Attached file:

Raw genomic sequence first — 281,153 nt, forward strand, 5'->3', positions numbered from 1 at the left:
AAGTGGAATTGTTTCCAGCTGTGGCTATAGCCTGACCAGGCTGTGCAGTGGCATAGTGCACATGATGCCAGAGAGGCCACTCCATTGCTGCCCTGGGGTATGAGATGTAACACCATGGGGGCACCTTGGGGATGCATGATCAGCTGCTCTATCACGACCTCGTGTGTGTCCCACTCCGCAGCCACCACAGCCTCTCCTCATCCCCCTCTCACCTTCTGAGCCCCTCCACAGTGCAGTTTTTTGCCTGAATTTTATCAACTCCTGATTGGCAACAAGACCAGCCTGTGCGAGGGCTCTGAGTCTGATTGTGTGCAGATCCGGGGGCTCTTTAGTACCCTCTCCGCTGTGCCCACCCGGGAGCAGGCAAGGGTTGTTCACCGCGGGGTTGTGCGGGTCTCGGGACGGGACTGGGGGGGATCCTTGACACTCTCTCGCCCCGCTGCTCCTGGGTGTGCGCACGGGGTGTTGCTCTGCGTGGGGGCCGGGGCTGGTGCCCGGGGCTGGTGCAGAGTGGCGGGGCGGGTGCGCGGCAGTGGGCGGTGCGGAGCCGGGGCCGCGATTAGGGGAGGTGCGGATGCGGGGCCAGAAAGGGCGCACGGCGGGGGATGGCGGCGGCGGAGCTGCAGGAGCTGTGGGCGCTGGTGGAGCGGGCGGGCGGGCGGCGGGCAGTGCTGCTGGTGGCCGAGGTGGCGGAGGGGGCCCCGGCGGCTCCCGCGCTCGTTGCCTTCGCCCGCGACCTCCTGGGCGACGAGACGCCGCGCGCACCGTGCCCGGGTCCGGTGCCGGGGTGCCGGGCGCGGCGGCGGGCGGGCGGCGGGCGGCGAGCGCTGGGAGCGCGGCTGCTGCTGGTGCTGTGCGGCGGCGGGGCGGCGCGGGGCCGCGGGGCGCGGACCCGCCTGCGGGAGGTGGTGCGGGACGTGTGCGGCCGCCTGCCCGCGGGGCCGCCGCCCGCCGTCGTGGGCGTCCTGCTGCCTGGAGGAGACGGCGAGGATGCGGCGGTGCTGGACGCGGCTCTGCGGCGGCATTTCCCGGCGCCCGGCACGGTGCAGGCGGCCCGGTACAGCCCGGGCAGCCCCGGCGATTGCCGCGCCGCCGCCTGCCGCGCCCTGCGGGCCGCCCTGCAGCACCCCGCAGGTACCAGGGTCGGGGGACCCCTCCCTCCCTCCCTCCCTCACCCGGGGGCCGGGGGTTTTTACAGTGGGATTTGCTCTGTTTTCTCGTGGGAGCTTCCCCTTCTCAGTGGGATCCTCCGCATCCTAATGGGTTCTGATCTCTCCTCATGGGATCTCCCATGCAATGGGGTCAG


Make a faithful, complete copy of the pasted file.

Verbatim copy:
Raw genomic sequence first — 281,153 nt, forward strand, 5'->3', positions numbered from 1 at the left:
AAGTGGAATTGTTTCCAGCTGTGGCTATAGCCTGACCAGGCTGTGCAGTGGCATAGTGCACATGATGCCAGAGAGGCCACTCCATTGCTGCCCTGGGGTATGAGATGTAACACCATGGGGGCACCTTGGGGATGCATGATCAGCTGCTCTATCACGACCTCGTGTGTGTCCCACTCCGCAGCCACCACAGCCTCTCCTCATCCCCCTCTCACCTTCTGAGCCCCTCCACAGTGCAGTTTTTTGCCTGAATTTTATCAACTCCTGATTGGCAACAAGACCAGCCTGTGCGAGGGCTCTGAGTCTGATTGTGTGCAGATCCGGGGGCTCTTTAGTACCCTCTCCGCTGTGCCCACCCGGGAGCAGGCAAGGGTTGTTCACCGCGGGGTTGTGCGGGTCTCGGGACGGGACTGGGGGGGATCCTTGACACTCTCTCGCCCCGCTGCTCCTGGGTGTGCGCACGGGGTGTTGCTCTGCGTGGGGGCCGGGGCTGGTGCCCGGGGCTGGTGCAGAGTGGCGGGGCGGGTGCGCGGCAGTGGGCGGTGCGGAGCCGGGGCCGCGATTAGGGGAGGTGCGGATGCGGGGCCAGAAAGGGCGCACGGCGGGGGATGGCGGCGGCGGAGCTGCAGGAGCTGTGGGCGCTGGTGGAGCGGGCGGGCGGGCGGCGGGCAGTGCTGCTGGTGGCCGAGGTGGCGGAGGGGGCCCCGGCGGCTCCCGCGCTCGTTGCCTTCGCCCGCGACCTCCTGGGCGACGAGACGCCGCGCGCACCGTGCCCGGGTCCGGTGCCGGGGTGCCGGGCGCGGCGGCGGGCGGGCGGCGGGCGGCGAGCGCTGGGAGCGCGGCTGCTGCTGGTGCTGTGCGGCGGCGGGGCGGCGCGGGGCCGCGGGGCGCGGACCCGCCTGCGGGAGGTGGTGCGGGACGTGTGCGGCCGCCTGCCCGCGGGGCCGCCGCCCGCCGTCGTGGGCGTCCTGCTGCCTGGAGGAGACGGCGAGGATGCGGCGGTGCTGGACGCGGCTCTGCGGCGGCATTTCCCGGCGCCCGGCACGGTGCAGGCGGCCCGGTACAGCCCGGGCAGCCCCGGCGATTGCCGCGCCGCCGCCTGCCGCGCCCTGCGGGCCGCCCTGCAGCACCCCGCAGGTACCAGGGTCGGGGGACCCCTCCCTCCCTCCCTCCCTCACCCGGGGGCCGGGGGTTTTTACAGTGGGATTTGCTCTGTTTTCTCGTGGGAGCTTCCCCTTCTCAGTGGGATCCTCCGCATCCTAATGGGTTCTGATCTCTCCTCATGGGATCTCCCATGCAATGGGGTCAG